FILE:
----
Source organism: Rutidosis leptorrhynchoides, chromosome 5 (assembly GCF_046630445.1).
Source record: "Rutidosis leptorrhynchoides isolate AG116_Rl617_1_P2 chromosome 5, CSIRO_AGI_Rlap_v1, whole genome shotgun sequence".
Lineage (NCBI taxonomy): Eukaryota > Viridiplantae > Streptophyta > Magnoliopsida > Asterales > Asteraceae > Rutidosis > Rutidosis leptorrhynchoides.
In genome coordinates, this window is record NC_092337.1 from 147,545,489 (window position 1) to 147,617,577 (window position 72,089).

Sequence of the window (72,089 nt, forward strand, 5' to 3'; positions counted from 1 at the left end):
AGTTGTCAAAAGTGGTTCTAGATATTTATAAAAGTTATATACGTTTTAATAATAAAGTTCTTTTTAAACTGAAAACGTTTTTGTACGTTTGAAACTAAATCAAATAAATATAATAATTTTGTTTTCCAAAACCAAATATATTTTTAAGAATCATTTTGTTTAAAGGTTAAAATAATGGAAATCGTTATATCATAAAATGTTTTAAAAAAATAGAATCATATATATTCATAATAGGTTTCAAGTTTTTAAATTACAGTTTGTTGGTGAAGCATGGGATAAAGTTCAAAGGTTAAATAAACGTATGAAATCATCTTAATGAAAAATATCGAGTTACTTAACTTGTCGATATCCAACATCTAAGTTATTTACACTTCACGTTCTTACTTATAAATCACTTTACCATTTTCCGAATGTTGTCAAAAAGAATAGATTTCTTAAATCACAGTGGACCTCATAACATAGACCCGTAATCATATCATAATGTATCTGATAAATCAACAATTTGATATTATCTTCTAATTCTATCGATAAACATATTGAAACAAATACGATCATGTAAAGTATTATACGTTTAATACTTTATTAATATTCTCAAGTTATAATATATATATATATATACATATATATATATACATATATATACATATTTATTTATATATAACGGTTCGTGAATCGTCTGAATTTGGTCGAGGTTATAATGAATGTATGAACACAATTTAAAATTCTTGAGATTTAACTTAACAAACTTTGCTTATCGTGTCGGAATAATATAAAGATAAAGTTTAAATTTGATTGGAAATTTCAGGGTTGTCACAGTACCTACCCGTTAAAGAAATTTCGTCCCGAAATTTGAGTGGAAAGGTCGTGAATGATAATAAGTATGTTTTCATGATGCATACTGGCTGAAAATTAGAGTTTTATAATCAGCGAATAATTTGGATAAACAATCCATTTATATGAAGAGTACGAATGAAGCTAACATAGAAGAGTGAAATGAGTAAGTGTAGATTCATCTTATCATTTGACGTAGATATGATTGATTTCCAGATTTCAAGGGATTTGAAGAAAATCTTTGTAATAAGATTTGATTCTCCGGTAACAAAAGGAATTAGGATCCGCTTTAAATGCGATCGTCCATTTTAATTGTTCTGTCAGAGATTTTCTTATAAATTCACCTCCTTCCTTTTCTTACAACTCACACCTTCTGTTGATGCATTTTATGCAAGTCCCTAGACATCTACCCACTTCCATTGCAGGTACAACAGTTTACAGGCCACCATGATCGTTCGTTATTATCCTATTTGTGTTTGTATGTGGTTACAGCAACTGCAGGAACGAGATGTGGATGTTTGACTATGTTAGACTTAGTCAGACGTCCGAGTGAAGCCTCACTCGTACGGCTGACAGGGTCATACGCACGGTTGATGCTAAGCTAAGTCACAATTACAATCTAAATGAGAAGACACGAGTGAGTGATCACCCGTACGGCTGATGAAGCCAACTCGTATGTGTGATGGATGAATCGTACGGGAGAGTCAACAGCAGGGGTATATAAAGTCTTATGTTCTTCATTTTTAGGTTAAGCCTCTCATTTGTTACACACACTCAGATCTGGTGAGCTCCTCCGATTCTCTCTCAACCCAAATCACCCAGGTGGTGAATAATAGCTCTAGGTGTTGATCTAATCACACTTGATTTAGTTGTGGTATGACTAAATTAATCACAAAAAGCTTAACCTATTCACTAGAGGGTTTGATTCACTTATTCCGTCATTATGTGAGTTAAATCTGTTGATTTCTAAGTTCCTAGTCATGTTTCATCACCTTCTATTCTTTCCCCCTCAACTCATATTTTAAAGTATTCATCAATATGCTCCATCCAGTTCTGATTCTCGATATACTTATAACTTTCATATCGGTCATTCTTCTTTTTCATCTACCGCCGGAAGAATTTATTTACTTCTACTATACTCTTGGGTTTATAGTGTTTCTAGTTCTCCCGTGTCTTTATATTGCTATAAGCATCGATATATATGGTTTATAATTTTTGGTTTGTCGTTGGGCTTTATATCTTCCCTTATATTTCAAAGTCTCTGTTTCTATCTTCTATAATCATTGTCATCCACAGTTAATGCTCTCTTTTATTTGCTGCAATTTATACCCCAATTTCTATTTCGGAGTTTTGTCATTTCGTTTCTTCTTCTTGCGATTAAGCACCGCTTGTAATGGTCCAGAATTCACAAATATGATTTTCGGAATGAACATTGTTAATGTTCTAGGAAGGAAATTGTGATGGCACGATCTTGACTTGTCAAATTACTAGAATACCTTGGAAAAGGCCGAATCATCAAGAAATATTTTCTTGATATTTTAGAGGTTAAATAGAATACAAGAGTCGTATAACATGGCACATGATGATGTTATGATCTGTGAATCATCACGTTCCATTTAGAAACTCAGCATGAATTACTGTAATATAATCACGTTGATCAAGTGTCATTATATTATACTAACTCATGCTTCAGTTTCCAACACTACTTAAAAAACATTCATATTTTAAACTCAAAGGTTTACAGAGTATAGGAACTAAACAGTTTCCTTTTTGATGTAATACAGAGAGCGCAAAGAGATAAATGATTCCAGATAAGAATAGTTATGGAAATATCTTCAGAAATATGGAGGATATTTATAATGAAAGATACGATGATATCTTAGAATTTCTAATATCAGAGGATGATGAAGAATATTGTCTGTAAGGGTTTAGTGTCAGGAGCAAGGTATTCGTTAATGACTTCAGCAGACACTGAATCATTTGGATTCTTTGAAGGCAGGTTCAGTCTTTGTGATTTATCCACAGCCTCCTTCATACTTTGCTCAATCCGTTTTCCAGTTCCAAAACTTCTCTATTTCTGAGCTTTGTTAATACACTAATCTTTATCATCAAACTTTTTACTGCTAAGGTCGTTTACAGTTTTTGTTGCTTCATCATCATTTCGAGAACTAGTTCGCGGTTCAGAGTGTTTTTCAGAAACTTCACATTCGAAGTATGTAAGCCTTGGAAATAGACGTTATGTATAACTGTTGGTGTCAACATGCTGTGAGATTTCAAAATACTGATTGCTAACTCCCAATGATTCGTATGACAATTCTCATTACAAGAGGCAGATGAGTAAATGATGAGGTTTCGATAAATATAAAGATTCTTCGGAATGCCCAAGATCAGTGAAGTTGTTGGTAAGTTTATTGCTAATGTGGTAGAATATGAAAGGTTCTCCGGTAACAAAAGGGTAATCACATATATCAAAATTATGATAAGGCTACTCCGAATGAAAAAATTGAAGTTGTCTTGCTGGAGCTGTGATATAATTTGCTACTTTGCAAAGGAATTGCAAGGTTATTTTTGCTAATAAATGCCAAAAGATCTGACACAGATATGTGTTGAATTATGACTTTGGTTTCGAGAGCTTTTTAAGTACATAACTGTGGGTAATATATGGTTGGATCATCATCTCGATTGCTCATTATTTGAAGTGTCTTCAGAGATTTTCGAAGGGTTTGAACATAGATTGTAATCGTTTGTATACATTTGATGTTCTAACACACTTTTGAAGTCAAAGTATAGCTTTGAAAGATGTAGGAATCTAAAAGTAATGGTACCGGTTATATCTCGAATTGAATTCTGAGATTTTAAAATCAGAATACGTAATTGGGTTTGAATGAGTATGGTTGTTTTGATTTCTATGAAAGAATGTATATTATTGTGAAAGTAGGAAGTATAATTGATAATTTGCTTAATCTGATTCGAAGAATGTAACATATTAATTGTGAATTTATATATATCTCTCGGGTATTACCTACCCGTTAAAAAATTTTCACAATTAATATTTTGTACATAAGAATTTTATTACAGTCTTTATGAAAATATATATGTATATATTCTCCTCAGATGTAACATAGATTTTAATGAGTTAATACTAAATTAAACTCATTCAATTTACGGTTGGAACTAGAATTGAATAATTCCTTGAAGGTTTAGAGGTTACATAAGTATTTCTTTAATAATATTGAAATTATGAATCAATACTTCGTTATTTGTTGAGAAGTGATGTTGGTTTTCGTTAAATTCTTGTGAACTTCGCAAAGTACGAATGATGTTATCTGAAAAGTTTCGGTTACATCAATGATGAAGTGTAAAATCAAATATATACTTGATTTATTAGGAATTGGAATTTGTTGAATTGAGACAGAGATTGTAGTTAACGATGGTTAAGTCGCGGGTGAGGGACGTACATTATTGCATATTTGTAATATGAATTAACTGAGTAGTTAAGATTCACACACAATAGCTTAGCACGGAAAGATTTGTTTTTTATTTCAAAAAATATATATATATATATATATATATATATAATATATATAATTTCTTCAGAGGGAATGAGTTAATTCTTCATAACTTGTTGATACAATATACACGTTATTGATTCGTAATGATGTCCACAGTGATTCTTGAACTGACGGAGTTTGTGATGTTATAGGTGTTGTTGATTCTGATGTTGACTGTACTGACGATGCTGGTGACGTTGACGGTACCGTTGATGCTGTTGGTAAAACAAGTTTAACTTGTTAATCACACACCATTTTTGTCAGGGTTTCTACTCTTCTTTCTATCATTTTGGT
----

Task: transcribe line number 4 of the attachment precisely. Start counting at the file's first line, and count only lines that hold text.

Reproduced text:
In genome coordinates, this window is record NC_092337.1 from 147,545,489 (window position 1) to 147,617,577 (window position 72,089).